Cyber-bullying – 11-15

What is cyber-bullying?

Cyber-bullying is any bullying that takes place anywhere online – on apps, social media, websites or message boards.
Online bullies can break in to your social media accounts or make fun of you on their own profile pages.

Cyber-bullying most often happens on social networks like Facebook, Twitter, Instagram, or Snapchat, and is often so hurtful as messages can be seen by all your friends. It can be difficult to get away from it as messages come through on your mobile, tablet and computer.

Examples of cyber-bullying could be:

  • hurtful, threatening or bullying messages;
  • spreading gossip and rumours;
  • racist, sexist or homophobic comments;
  • sexting;
  • pictures that make you feel upset, angry or embarrassed.

What should I do if I am being cyber-bullied?

  • Never respond or reply. Tell a trusted adult – this may be your mum, dad or teacher – who will help you and may be able to stop it; and
  • save all nasty messages and emails. You don’t have to read them, but save them so that you can show someone later.

Why am I being bullied online?

Anyone can be bullied online for any reason. These could be:

  • because the bully thinks you are different in some way;
  • you’re popular and friendly, and the bully is jealous;
  • you may be shy, and the bully doesn’t understand you;
  • because the bully is feeling unhappy themselves; or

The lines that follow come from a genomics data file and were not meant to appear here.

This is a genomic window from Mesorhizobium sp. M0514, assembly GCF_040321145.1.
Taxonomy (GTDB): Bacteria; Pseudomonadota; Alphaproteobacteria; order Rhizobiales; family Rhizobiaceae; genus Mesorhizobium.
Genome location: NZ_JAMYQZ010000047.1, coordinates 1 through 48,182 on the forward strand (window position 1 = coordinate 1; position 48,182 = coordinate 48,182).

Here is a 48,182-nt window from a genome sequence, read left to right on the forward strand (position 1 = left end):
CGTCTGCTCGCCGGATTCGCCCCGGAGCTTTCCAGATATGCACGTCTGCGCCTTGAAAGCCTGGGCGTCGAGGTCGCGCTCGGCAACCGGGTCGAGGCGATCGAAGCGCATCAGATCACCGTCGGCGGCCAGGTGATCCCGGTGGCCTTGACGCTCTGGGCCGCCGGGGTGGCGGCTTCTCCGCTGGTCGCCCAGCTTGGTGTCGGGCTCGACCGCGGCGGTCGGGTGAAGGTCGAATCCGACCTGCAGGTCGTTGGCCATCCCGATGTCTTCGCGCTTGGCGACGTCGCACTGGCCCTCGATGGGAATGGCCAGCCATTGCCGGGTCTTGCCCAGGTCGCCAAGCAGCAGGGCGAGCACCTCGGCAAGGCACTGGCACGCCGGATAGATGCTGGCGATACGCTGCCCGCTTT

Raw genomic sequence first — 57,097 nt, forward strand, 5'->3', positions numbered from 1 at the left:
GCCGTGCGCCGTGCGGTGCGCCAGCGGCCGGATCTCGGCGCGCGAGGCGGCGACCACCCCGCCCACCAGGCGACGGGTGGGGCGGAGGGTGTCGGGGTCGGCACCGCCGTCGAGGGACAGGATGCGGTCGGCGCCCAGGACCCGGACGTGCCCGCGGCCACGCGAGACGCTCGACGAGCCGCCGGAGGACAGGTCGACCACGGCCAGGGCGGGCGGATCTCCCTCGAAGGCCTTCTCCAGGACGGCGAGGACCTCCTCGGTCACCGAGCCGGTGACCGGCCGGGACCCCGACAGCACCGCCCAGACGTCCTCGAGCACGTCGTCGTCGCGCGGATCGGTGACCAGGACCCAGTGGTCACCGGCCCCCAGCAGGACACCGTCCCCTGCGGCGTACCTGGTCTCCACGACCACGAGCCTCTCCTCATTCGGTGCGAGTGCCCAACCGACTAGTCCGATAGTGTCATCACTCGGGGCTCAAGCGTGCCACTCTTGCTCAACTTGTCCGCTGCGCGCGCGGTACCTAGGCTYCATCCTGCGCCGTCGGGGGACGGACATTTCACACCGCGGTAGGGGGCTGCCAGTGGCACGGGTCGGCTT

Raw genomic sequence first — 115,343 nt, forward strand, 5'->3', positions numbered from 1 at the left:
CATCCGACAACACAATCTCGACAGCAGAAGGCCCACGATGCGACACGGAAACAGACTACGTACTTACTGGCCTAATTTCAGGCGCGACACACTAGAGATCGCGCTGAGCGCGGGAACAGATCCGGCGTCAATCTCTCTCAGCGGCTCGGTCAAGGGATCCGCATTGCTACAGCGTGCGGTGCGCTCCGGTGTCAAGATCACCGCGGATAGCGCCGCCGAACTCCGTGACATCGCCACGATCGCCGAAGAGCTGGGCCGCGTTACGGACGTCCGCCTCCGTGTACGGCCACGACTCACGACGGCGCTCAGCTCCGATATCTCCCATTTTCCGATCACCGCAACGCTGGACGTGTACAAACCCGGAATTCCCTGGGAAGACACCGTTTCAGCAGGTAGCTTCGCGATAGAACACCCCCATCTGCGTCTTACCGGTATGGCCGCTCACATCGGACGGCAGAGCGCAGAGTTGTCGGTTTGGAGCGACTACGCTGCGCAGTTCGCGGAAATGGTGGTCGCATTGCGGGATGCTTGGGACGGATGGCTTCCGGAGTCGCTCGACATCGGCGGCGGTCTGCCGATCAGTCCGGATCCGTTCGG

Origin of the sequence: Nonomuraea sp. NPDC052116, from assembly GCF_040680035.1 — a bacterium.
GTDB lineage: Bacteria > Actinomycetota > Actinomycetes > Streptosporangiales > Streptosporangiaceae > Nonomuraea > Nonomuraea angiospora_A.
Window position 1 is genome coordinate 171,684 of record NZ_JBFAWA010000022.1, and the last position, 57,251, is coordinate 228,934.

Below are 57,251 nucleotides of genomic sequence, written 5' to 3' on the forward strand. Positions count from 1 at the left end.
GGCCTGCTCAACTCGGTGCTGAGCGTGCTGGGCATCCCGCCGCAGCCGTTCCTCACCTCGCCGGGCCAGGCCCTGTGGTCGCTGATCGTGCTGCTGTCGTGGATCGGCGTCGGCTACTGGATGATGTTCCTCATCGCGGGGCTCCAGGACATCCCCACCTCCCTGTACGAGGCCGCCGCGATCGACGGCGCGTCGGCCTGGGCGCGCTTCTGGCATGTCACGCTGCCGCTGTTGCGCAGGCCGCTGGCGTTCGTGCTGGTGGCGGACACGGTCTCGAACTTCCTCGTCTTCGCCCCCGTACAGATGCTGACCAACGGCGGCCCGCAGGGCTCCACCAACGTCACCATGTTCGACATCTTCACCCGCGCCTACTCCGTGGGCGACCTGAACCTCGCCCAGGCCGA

• the bully is just looking for someone to pick on.

How can I deal with cyber-bullying?

Firstly, it’s important to remember that you’re not alone – as many as one third of teenagers have been cyber-bullied at some time.

Being bullied is not your fault. No matter what a cyber-bully says or does, they are the ones in the wrong, not you.

If you’re being cyber-bullied, make sure you:

  • block the bully’s email address, phone number and delete them from social media;
  • report them to any websites, apps or social networks;
  • never respond or retaliate as this can just make things worse; and
  • think about changing your user ID, nickname or profile.

The best way to deal with being bullied is to spend time doing other things with your real friends and your family. Trying a new sport, or joining a new club are great things to do to make new friends and to feel less stressed.

Things not to do if you’re being bullied, are:

  • believe the bully – this is what they want, but what they say is never right;
  • sink to the bully’s level – you don’t want to become a bully yourself, or end up breaking the law; and
  • send the bullying messages on to someone else. If someone sends you a bullying message, forwarding it to a friend only expands the problem – you never know how far this can go.

Who can I talk to about cyber-bullying?

Voice is here to help you, no matter what has happened. We don’t have to tell anyone else that you’ve spoken to us, and it’s free. Talk to Voice.

If there is a teacher or an adult that you trust, talk to them and ask them to help you.

Also, your friends will always help you if things are upsetting you. Speak to your friends – they may be able to get an adult to help you too.


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